So, What’s the Fed Funds Rate?

➀ What Is the Federal Funds Rate?

The federal funds rate may sound like a complex financial term, but it plays a crucial role in shaping the U.S. economy.

This rate affects various aspects of our financial lives, from the interest we earn on our savings accounts to the cost of carrying credit card balances.

In simple terms, it controls the price of money in the United States.

➀ How Does the Federal Funds Rate Work?

So, how does this rate work? The Federal Open Markets Committee, also known as FOMC, sets the federal funds rate. They define it as a range, with an upper and lower limit. Currently, it stands at 5.25% to 5.50%.

Here’s the basic idea: Customers deposit money into banks, which gives banks the capital they need to lend to their customers and extend credit. To ensure the stability and solvency of banks, regulators require them to keep a certain percentage of their capital in reserve.

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Now, the amount of capital in banks fluctuates daily as deposits come and go and loans are approved and repaid. Consequently, their reserve requirements change.

Banks often need to borrow money overnight from other financial institutions to meet these requirements or lend out their excess reserve capital to peers. The federal funds rate serves as a reference point for these transactions.

Federal Funds Rate & Monetary Policy

The federal funds rate also plays a significant role in monetary policy. The Federal Reserve has a “dual mandate”: control inflation and support maximum employment. It also aims to maintain moderate long-term interest rates and a stable financial system.

The fed funds rate influences what banks charge each other for borrowing money, which, in turn, affects the rates they charge customers.

Take, for example, the prime rate, which is a benchmark for consumer and business loans. It closely follows changes in the fed funds rate.

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Federal Funds Rate & Inflation

When the Fed raises this rate, it aims to increase short-term borrowing costs, reducing the supply of credit and making loans more expensive. This can help control inflation by reducing the money circulating in the economy.

Conversely, lowering the fed funds rate has the opposite effect. It reduces short-term interest rates throughout the economy, increasing the money supply and making credit more affordable. This can stimulate hiring and potentially reverse periods of low or negative inflation.

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Federal Funds Rate & Economy

But the influence of the federal funds rate goes beyond interest rates. It affects the entire economy.

Expectations about future changes in this rate influence the movement of Treasury yields, which, in turn, impact many forms of credit, such as business, government, and mortgage-backed loans.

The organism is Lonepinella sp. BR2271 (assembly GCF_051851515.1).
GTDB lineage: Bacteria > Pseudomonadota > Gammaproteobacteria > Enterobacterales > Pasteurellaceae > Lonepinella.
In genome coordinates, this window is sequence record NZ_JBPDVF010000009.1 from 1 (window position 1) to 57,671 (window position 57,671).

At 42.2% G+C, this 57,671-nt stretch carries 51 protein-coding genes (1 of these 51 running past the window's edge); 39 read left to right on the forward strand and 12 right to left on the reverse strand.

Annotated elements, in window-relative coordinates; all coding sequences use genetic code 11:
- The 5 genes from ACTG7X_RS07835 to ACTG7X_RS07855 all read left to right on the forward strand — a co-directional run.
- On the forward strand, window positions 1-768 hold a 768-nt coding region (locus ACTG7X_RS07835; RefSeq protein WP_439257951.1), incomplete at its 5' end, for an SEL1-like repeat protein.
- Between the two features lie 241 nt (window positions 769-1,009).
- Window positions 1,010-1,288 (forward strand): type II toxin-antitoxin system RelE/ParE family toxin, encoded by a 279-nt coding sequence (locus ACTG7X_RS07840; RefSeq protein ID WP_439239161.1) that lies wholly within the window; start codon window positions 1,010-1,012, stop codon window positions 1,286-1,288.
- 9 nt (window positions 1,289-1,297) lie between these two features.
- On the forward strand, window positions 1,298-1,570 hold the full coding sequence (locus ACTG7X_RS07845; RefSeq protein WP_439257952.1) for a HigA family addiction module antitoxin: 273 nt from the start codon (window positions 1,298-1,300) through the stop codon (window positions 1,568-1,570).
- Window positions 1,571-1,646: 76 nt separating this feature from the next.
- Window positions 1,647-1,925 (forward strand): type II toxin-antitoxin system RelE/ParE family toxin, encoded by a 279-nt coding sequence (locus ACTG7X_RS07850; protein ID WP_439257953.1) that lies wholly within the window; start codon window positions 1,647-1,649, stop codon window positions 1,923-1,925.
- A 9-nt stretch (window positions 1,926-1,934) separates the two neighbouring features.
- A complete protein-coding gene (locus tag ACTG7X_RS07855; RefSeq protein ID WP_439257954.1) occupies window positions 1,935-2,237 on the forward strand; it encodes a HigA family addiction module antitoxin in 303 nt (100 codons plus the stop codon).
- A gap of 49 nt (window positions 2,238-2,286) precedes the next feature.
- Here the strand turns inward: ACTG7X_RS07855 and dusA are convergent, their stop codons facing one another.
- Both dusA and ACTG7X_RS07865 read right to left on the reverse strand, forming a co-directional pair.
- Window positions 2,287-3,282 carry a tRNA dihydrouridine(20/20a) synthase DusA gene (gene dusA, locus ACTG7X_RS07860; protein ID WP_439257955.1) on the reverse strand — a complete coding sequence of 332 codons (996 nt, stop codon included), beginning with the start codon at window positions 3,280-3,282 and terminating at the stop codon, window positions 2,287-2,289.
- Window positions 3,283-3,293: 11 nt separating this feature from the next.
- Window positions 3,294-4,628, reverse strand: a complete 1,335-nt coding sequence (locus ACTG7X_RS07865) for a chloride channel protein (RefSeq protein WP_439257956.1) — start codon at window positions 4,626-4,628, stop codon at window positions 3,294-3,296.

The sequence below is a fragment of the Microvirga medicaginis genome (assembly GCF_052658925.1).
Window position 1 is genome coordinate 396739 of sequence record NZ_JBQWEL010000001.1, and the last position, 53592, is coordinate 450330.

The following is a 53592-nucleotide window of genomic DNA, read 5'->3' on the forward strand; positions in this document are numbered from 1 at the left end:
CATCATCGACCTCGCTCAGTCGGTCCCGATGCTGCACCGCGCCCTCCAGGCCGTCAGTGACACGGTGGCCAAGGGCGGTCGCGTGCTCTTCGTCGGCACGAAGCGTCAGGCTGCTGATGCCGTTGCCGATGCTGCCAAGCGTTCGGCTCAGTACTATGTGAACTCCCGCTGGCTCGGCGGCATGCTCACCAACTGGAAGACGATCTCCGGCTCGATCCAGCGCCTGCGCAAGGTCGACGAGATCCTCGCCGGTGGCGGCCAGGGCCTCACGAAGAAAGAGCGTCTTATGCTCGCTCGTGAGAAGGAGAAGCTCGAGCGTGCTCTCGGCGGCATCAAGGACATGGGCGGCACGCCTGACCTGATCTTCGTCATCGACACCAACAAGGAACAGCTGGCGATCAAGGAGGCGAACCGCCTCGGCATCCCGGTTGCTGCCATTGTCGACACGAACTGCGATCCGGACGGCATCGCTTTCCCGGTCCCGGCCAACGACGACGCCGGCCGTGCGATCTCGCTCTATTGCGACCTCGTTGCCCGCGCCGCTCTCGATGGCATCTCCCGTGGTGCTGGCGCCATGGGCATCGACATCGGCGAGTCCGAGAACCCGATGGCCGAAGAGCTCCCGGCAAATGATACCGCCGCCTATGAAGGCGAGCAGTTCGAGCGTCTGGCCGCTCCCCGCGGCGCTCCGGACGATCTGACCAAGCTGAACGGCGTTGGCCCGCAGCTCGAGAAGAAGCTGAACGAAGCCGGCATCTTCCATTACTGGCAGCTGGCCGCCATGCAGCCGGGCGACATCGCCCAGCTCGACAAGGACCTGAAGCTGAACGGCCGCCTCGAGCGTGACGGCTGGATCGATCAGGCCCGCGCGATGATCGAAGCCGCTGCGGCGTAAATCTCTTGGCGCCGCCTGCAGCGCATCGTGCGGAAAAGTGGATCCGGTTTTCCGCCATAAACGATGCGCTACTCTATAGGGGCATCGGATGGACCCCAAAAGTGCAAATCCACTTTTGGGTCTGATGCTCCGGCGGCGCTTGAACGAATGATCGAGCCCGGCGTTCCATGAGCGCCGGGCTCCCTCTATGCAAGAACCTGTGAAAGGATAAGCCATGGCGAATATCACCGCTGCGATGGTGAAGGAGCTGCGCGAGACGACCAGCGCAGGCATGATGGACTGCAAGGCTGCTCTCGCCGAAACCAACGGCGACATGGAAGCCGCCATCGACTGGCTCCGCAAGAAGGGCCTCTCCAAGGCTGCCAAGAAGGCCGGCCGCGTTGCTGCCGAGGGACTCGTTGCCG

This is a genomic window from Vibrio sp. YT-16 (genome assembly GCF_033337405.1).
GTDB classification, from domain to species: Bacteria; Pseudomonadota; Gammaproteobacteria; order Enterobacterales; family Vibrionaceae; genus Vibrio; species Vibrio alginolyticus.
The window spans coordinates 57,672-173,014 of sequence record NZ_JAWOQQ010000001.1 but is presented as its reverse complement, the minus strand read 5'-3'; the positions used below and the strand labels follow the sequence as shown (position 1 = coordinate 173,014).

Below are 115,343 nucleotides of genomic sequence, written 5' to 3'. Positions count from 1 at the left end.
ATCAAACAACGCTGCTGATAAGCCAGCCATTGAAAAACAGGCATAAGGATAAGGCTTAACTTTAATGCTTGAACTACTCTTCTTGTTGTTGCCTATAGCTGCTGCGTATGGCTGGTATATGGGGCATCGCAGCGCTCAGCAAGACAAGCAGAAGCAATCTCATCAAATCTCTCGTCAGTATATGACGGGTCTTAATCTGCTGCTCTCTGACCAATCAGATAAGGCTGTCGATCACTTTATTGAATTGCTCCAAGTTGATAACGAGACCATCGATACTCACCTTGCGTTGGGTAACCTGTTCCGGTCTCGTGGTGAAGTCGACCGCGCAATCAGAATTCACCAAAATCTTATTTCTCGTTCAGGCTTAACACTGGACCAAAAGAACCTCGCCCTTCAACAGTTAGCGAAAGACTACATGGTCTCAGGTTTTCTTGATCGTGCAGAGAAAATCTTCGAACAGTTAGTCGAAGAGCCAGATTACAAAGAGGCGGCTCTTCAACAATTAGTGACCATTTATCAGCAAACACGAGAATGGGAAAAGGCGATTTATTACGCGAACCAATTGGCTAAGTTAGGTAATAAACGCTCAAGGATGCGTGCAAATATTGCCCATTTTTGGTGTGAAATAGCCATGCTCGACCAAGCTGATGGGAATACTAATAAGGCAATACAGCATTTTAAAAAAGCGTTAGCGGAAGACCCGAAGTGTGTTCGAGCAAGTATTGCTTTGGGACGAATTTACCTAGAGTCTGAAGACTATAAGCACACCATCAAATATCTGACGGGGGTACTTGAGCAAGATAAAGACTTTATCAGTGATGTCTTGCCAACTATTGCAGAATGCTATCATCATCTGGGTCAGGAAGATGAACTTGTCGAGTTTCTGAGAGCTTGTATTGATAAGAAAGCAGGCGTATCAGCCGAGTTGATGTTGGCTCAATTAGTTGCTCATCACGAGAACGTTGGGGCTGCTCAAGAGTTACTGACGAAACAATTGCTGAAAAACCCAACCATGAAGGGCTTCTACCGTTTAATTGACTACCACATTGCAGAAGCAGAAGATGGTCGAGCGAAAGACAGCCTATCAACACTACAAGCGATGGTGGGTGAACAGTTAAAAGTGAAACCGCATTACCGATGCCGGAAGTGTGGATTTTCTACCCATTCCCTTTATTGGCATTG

Federal Funds Rate & The Stock Market

The stock market is also sensitive to changes in the federal funds rate. When rates are cut, stock markets usually see a boost, as lower borrowing costs can lead to increased business expansion and earnings.

Conversely, when rates rise, equity markets may face challenges, as borrowing becomes more expensive, benefiting lenders with higher rates.

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Who Decides for the Federal Funds Rate?

Historically, the fed funds rate has not been a fixed number. It changes as the Fed responds to economic shifts.

The FOMC conducts eight policy meetings each year to assess the economic landscape and decide whether to keep the fed funds rate steady or adjust it.

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Over the past half-century, the federal funds rate has ranged from a low of 0% to a high of 20%. In 1980, it soared to 20% to combat double-digit inflation.

Higher interest rates typically curb borrowing and spending as the cost of accessing lending and credit rises for consumers and businesses.

Conversely, in 2008, during the Great Recession, the Federal Reserve lowered the fed funds rate to 0% to stimulate economic recovery. They did so again in 2020 to mitigate the economic impact of the Covid-19 crisis.

Lower rates make lending and credit more accessible, spurring consumer and business spending and driving economic growth.

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➀ Final Thoughts

In a nutshell, the federal funds rate is not just a number for experts. It’s a tool that shapes the financial landscape and impacts everyone’s financial choices.

Understanding its role can help you navigate the world of money more effectively.

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